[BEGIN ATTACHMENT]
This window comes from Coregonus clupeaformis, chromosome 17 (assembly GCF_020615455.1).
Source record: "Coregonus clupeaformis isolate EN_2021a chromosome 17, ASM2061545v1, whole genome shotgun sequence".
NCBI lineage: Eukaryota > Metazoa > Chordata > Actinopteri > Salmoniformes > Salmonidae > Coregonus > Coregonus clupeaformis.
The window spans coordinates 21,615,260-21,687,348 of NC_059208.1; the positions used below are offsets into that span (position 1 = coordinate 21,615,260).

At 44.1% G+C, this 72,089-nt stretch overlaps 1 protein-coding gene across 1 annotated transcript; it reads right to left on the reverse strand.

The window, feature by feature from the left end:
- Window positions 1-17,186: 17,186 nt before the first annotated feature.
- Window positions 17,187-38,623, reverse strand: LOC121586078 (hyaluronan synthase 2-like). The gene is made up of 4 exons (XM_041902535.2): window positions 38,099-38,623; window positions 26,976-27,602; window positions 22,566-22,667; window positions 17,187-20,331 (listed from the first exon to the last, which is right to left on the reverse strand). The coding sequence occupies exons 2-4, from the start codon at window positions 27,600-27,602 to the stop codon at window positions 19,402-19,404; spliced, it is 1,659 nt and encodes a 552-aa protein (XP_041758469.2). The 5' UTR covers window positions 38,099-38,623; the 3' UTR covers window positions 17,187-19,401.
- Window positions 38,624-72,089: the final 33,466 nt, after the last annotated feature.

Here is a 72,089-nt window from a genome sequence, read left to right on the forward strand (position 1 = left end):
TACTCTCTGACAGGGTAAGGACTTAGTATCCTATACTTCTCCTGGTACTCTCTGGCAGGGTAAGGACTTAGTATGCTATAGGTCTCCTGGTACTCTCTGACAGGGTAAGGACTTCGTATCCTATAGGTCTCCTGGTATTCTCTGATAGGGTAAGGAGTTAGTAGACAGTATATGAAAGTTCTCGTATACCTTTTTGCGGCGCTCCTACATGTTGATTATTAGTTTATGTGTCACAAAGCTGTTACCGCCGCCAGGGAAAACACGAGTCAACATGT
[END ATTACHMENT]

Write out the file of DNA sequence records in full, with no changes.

This window comes from Coregonus clupeaformis, chromosome 17 (assembly GCF_020615455.1).
Source record: "Coregonus clupeaformis isolate EN_2021a chromosome 17, ASM2061545v1, whole genome shotgun sequence".
NCBI lineage: Eukaryota > Metazoa > Chordata > Actinopteri > Salmoniformes > Salmonidae > Coregonus > Coregonus clupeaformis.
The window spans coordinates 21,615,260-21,687,348 of NC_059208.1; the positions used below are offsets into that span (position 1 = coordinate 21,615,260).

At 44.1% G+C, this 72,089-nt stretch overlaps 1 protein-coding gene across 1 annotated transcript; it reads right to left on the reverse strand.

The window, feature by feature from the left end:
- Window positions 1-17,186: 17,186 nt before the first annotated feature.
- Window positions 17,187-38,623, reverse strand: LOC121586078 (hyaluronan synthase 2-like). The gene is made up of 4 exons (XM_041902535.2): window positions 38,099-38,623; window positions 26,976-27,602; window positions 22,566-22,667; window positions 17,187-20,331 (listed from the first exon to the last, which is right to left on the reverse strand). The coding sequence occupies exons 2-4, from the start codon at window positions 27,600-27,602 to the stop codon at window positions 19,402-19,404; spliced, it is 1,659 nt and encodes a 552-aa protein (XP_041758469.2). The 5' UTR covers window positions 38,099-38,623; the 3' UTR covers window positions 17,187-19,401.
- Window positions 38,624-72,089: the final 33,466 nt, after the last annotated feature.

Here is a 72,089-nt window from a genome sequence, read left to right on the forward strand (position 1 = left end):
TACTCTCTGACAGGGTAAGGACTTAGTATCCTATACTTCTCCTGGTACTCTCTGGCAGGGTAAGGACTTAGTATGCTATAGGTCTCCTGGTACTCTCTGACAGGGTAAGGACTTCGTATCCTATAGGTCTCCTGGTATTCTCTGATAGGGTAAGGAGTTAGTAGACAGTATATGAAAGTTCTCGTATACCTTTTTGCGGCGCTCCTACATGTTGATTATTAGTTTATGTGTCACAAAGCTGTTACCGCCGCCAGGGAAAACACGAGTCAACATGT